FIG. 1A illustrates a system for accessing IMD data in accordance with the present invention. The system shown in FIG. 1A is generally intended for use in a clinic or other third party facility that is not associated with the IMD follow-up clinic or does not otherwise have direct access to an IMD monitoring database or IMD programmer. Device-related and physiological parameters and signals acquired by an IMD and transferred to an IMD monitoring database may be useful to clinician's following the patient but not having an IMD programmer or access to the IMD monitoring database. For example, patients that have an implantable cardiac pacemaker or defibrillator typically see an electrophysiologist for device follow-up. However, these patients may also be seen in a heart failure management clinic, a Coumadin clinic, an emergency room, a dialysis unit, or other medical facility not equipped with a programmer for interrogating the IMD and not having access to a remote IMD monitoring database. Nonetheless, the data stored by the IMD may be valuable to these clinicians in managing the patient disease or doing an assessment of device function. The system shown in FIG. 1A is intended to give a clinician or other third party access to IMD data without providing access to full programmer capabilities which would require a higher level of skill and knowledge regarding the IMD. In particular, the system shown in FIG. 1A is intended to provide low-risk, read-only IMD data accessibility to clinicians or other third parties having an interest in IMD data.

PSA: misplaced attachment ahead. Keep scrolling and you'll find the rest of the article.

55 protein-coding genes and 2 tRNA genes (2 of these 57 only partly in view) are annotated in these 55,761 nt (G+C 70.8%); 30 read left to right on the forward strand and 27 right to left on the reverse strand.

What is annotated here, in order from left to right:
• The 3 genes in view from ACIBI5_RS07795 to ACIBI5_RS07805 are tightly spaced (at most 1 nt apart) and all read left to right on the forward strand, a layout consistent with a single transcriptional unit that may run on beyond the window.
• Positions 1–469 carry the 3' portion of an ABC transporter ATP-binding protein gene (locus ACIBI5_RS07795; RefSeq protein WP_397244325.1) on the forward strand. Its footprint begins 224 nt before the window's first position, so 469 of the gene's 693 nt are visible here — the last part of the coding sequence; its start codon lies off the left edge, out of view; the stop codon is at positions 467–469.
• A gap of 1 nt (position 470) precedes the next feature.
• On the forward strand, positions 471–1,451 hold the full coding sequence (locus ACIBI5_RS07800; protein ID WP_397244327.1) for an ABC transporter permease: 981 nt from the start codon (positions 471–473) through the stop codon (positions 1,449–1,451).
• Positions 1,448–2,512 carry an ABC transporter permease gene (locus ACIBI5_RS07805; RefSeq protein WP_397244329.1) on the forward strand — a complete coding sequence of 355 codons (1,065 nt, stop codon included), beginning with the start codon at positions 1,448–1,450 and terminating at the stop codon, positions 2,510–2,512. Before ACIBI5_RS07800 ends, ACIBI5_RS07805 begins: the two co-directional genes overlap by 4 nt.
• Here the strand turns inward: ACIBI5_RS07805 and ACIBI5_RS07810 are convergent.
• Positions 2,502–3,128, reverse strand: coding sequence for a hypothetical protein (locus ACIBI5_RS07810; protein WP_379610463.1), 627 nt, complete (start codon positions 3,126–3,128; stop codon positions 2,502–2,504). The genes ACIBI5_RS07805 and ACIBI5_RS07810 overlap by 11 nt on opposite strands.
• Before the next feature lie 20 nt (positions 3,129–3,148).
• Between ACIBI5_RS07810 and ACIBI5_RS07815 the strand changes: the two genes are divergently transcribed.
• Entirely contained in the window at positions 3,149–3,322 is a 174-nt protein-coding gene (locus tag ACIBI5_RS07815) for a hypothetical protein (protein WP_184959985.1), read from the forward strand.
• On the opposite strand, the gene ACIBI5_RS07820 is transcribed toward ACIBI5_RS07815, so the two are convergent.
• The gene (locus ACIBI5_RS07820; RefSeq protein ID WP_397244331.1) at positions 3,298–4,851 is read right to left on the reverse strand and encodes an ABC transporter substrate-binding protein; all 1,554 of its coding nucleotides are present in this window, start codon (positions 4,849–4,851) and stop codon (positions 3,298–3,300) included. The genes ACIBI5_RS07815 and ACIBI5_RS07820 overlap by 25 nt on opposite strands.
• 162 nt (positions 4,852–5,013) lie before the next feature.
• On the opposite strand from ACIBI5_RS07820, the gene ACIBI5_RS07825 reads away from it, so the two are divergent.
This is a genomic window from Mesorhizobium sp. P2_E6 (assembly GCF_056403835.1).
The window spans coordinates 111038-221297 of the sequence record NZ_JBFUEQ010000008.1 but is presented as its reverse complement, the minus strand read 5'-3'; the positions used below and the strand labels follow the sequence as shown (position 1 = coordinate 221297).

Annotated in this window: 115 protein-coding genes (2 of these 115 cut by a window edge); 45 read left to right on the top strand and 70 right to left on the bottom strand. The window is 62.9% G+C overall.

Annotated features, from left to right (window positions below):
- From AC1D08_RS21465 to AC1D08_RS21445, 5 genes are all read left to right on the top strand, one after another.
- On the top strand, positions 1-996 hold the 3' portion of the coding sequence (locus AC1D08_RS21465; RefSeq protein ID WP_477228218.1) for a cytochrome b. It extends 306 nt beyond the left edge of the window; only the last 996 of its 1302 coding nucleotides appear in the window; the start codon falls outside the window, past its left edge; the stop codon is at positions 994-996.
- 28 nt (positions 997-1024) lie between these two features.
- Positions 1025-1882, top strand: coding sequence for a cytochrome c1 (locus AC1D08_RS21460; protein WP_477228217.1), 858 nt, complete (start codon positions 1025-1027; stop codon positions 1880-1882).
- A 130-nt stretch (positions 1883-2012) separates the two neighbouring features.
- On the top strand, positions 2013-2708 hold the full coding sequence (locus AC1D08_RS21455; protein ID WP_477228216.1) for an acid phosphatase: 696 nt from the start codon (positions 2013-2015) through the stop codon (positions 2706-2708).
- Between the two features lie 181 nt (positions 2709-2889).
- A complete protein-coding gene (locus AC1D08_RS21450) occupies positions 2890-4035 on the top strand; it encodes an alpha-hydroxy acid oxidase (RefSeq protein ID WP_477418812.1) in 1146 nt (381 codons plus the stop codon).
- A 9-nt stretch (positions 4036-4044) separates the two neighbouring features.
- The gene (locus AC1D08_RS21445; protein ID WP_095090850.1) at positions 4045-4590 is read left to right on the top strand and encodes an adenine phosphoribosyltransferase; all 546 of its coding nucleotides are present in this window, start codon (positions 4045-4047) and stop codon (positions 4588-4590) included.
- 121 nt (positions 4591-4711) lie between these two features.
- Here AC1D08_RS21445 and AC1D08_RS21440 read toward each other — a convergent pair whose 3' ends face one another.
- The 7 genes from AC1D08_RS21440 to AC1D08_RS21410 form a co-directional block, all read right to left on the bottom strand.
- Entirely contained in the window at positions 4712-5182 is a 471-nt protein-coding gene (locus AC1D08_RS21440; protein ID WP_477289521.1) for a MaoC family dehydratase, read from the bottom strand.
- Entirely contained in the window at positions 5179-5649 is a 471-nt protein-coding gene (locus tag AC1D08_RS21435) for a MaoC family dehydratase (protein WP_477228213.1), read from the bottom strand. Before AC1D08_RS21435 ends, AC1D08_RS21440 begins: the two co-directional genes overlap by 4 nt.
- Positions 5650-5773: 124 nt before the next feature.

In FIG. 1A, an IMD 10 is shown implanted in a patient 12. When the patient 12 is visiting a clinic or other third party facility, an interrogation appliance 22 located in the clinic or facility can be used by a clinician to establish a communication link 14 with IMD 10 for retrieving data from IMD 10. The interrogation appliance 22 may be configured to retrieve all data stored by IMD 10 or only a subset of IMD data. Retrieved data may also include real-time data acquired by IMD 10. For example, an interrogation appliance may be configured to retrieve only certain IMD data relevant to a particular clinician's interest or specialty. All or a subset of the retrieved data is then be transferred to processor 42. Data retrieved from IMD 10 may remain stored in IMD memory or may be cleared after retrieval by interrogation appliance 22.